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Walk on the Singles Side: One is the Loneliest Number when the Wedding Day Isn’t Yours

April 5, 2001
See Original Daily Bulletin From This Date

To all the people who’ve invited me to events with those two fateful words, “And Guest,” I apologize.

I’m sorry you have to look through your wedding or shower or Bar Mitzvah photos and say, “Who’s that?” when looking at my date.

“What was his name?” asked my aunt, squinting at the uncomfortable-looking guy standing next to me in a wedding photo.

It’s a familiar question for me. In my defense, I’d like to say that at the time, it always seems that Mr. And Guest is The One, soon to be a permanent fixture in my life and my family. Is it my fault I’m either exceedingly optimistic or hopelessly misguided?

It’s not like I intended to burden the world with my endless stream of McBoyfriends. I didn’t mean to squeeze that extra platter of mass-produced salmon out of you. I never wanted to give you another mouth to feed, one you don’t know or care to know.

It’s just that it’s no fun going solo. Case in point: a recent wedding in Catalina, Calif. Sure, there were a couple possibilities in the And Guest pool, but none seemed close enough to bring. I couldn’t handle the guilt, the photo review session, the “Who was that guy?”

I spent the weekend alone, a lone star in a galaxy of couples. All that beauty — the postcard blue ocean, the sailboats — seemed to mock me all weekend long.

“Look at me,” said the sunset. “I’m beautiful, you’re not. Otherwise, you’d have an And Guest, you loser. Goodbye.”

I woke up one morning that weekend with an early morning inner vortex of need, that stomach-twisting, I need my mother or a good cup of coffee feeling. I went and sat on the sidewalk with my cell phone and called home.

“Just bring a date next time,” my mom said. Right. How obvious.

But those magic words “And Guest” have begun to disappear from my invitations. Throwing a big party is expensive, and who wants to foot the bill for someone’s disposable guest? I totally understand.

According to the Internet etiquette specialists known as the Wedding Women, unless you’re married, engaged or living with a boyfriend, it’s not wrong or rude to make you go it alone.

“Sure, everyone has a better time when they’re invited with a date, but many couples limit the number of guests by inviting co-habitating partners only,” they advise.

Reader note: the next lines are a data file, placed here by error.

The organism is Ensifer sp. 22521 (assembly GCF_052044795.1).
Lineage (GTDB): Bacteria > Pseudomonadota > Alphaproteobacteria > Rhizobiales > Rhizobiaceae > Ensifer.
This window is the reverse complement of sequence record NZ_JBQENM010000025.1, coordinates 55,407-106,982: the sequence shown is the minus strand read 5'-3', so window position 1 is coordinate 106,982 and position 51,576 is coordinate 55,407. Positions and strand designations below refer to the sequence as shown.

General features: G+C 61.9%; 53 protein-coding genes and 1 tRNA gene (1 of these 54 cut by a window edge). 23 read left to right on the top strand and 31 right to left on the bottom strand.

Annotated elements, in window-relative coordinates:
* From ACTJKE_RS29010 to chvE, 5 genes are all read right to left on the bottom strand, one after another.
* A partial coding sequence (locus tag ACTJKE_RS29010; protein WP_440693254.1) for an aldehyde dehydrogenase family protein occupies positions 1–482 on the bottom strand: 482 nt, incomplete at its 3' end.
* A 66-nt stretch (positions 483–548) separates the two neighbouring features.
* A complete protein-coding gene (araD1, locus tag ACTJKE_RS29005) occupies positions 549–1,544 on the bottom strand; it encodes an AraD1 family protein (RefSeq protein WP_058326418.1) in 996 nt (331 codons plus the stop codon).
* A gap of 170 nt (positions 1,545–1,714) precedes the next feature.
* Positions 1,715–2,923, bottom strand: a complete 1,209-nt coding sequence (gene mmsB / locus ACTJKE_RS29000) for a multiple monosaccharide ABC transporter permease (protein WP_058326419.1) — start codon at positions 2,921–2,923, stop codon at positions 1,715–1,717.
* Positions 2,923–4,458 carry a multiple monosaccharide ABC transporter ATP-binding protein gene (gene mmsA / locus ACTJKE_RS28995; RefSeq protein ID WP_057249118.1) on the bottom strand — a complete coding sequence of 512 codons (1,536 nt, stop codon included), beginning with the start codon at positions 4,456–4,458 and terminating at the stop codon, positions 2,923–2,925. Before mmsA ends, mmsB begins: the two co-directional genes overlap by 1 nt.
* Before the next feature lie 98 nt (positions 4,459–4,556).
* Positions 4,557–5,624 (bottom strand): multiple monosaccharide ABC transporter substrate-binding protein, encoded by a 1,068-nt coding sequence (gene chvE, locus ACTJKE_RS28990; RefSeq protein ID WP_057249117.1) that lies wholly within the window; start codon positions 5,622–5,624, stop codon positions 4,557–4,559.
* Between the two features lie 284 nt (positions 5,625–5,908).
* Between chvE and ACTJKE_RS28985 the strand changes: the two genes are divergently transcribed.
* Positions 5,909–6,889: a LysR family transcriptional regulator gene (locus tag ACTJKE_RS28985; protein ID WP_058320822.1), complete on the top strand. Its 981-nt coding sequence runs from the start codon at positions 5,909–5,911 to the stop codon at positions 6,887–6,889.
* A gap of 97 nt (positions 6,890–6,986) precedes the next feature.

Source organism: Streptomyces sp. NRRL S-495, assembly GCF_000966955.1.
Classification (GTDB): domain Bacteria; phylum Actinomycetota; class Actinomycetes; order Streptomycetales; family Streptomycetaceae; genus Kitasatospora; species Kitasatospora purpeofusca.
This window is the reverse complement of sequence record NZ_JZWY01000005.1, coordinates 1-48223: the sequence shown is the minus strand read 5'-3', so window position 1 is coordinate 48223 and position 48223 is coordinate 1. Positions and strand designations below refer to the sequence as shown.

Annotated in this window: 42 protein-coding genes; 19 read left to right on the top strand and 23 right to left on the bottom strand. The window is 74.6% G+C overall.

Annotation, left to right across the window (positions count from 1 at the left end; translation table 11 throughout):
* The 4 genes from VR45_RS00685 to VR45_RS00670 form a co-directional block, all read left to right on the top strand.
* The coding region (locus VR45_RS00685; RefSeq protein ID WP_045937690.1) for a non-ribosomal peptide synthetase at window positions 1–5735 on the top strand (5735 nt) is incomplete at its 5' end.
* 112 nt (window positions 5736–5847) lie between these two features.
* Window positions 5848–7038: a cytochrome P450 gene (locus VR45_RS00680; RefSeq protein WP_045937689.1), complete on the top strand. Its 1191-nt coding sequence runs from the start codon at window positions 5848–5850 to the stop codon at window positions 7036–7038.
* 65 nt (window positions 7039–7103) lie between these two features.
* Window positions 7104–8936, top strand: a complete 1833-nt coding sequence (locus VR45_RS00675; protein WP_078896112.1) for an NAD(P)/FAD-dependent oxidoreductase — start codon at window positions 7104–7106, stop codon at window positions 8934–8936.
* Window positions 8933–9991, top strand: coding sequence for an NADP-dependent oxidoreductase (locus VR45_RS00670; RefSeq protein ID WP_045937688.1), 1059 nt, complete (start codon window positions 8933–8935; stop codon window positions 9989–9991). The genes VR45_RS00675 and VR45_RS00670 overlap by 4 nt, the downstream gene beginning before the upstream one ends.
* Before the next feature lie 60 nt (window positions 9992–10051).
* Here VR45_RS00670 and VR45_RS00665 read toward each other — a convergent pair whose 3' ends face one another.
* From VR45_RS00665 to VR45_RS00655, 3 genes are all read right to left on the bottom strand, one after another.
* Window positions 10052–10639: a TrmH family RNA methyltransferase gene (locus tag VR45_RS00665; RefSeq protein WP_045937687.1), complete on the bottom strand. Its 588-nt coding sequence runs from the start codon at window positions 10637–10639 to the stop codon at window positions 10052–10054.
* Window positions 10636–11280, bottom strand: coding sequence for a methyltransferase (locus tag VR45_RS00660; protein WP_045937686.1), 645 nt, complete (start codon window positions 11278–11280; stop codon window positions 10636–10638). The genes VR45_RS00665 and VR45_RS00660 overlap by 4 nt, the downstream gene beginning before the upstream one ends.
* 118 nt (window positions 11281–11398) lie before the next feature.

Let’s face it. Budgetary constraints aside, those wild card And Guests can add color to any affair. Sometimes they’re weird computer programmers or scantily clad new girlfriends or other gossip-worthy types that give everyone something to discuss. And Guests can really break up the monotony of socializing with the usual suspects, even if they are only begrudgingly welcome.

I have to be clear about one thing: It’s not so bad to be single. I embrace it. I choose it. I’m not complaining. For now, that’s just the way it is for many of us 20-somethings who are taking our time before co-habitating or marrying.

Still, think of us when you’re debating whether or not to invite with guest. Picture us driving to an unfamiliar place all alone. Imagine us clutching a hard little dinner roll and scanning the room with a look of calm and confidence artificially etched on our faces. Picture us dancing with your 6- year-old nephew because it’s that or trade “How do you know the grooms?” with an accountant and his wife from Ohio.

Ultimately, it’s just as rude to thrust some unwanted guest on a party giver as it is to dispense with the feelings of single guests. I say, Trust us. Give us the option of And Guest or And Escort and let us use our discretion to decide who would be appropriate. Sometimes, we’ll mess up.

Trust me, we’ll feel guilty about it. Mostly, though, we’ll be able to enjoy your celebration more with someone in our corner.

Again, my apologies to anyone I’ve imposed upon. But the more I think about it, the less I feel bad.

Of all the etiquette advice I read online, I think my favorite was from a Town & Country Monthly article.

“While changing times have raised new questions about propriety, the very questions that will help you answer them — thoughtfulness, sensitivity, maturity — are the same ones upon which strong marriages are built.”

The article continues: “In the end, good old-fashioned manners, and kind hearts, can be the most reliable compass for navigating all questions of etiquette.”

Isn’t that well put? I thought so.

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